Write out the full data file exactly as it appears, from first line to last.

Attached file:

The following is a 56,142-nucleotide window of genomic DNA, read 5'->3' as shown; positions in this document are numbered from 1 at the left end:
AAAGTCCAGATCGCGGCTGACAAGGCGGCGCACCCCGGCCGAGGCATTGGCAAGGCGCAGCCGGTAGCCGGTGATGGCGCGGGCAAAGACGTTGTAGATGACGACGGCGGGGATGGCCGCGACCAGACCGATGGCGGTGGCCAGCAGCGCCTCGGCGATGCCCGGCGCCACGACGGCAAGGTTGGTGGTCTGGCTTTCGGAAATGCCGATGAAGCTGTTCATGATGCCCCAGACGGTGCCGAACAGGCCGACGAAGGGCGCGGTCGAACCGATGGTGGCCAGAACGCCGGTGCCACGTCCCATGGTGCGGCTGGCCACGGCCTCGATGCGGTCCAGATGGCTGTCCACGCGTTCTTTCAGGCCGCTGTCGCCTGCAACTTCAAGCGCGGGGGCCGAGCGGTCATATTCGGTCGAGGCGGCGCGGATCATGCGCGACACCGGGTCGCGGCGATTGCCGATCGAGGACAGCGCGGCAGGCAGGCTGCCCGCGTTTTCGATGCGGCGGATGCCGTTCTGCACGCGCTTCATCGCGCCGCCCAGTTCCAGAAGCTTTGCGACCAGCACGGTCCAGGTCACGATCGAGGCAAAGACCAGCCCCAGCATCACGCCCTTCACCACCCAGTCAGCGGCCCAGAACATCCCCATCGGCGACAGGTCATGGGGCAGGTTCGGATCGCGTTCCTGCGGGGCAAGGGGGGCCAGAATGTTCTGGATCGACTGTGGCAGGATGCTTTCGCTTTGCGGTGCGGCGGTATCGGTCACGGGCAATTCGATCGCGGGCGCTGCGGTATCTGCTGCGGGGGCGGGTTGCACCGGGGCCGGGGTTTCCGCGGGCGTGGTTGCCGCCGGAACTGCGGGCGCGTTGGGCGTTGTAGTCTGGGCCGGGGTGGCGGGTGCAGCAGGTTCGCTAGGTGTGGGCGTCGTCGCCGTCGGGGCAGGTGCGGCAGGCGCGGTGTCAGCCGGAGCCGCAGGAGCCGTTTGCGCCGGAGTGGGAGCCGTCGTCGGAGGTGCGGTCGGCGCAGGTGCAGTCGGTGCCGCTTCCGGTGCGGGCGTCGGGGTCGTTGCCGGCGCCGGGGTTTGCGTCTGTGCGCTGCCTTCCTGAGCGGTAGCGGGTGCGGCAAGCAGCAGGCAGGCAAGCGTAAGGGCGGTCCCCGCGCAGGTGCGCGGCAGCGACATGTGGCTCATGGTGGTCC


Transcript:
The following is a 56,142-nucleotide window of genomic DNA, read 5'->3' as shown; positions in this document are numbered from 1 at the left end:
AAAGTCCAGATCGCGGCTGACAAGGCGGCGCACCCCGGCCGAGGCATTGGCAAGGCGCAGCCGGTAGCCGGTGATGGCGCGGGCAAAGACGTTGTAGATGACGACGGCGGGGATGGCCGCGACCAGACCGATGGCGGTGGCCAGCAGCGCCTCGGCGATGCCCGGCGCCACGACGGCAAGGTTGGTGGTCTGGCTTTCGGAAATGCCGATGAAGCTGTTCATGATGCCCCAGACGGTGCCGAACAGGCCGACGAAGGGCGCGGTCGAACCGATGGTGGCCAGAACGCCGGTGCCACGTCCCATGGTGCGGCTGGCCACGGCCTCGATGCGGTCCAGATGGCTGTCCACGCGTTCTTTCAGGCCGCTGTCGCCTGCAACTTCAAGCGCGGGGGCCGAGCGGTCATATTCGGTCGAGGCGGCGCGGATCATGCGCGACACCGGGTCGCGGCGATTGCCGATCGAGGACAGCGCGGCAGGCAGGCTGCCCGCGTTTTCGATGCGGCGGATGCCGTTCTGCACGCGCTTCATCGCGCCGCCCAGTTCCAGAAGCTTTGCGACCAGCACGGTCCAGGTCACGATCGAGGCAAAGACCAGCCCCAGCATCACGCCCTTCACCACCCAGTCAGCGGCCCAGAACATCCCCATCGGCGACAGGTCATGGGGCAGGTTCGGATCGCGTTCCTGCGGGGCAAGGGGGGCCAGAATGTTCTGGATCGACTGTGGCAGGATGCTTTCGCTTTGCGGTGCGGCGGTATCGGTCACGGGCAATTCGATCGCGGGCGCTGCGGTATCTGCTGCGGGGGCGGGTTGCACCGGGGCCGGGGTTTCCGCGGGCGTGGTTGCCGCCGGAACTGCGGGCGCGTTGGGCGTTGTAGTCTGGGCCGGGGTGGCGGGTGCAGCAGGTTCGCTAGGTGTGGGCGTCGTCGCCGTCGGGGCAGGTGCGGCAGGCGCGGTGTCAGCCGGAGCCGCAGGAGCCGTTTGCGCCGGAGTGGGAGCCGTCGTCGGAGGTGCGGTCGGCGCAGGTGCAGTCGGTGCCGCTTCCGGTGCGGGCGTCGGGGTCGTTGCCGGCGCCGGGGTTTGCGTCTGTGCGCTGCCTTCCTGAGCGGTAGCGGGTGCGGCAAGCAGCAGGCAGGCAAGCGTAAGGGCGGTCCCCGCGCAGGTGCGCGGCAGCGACATGTGGCTCATGGTGGTCC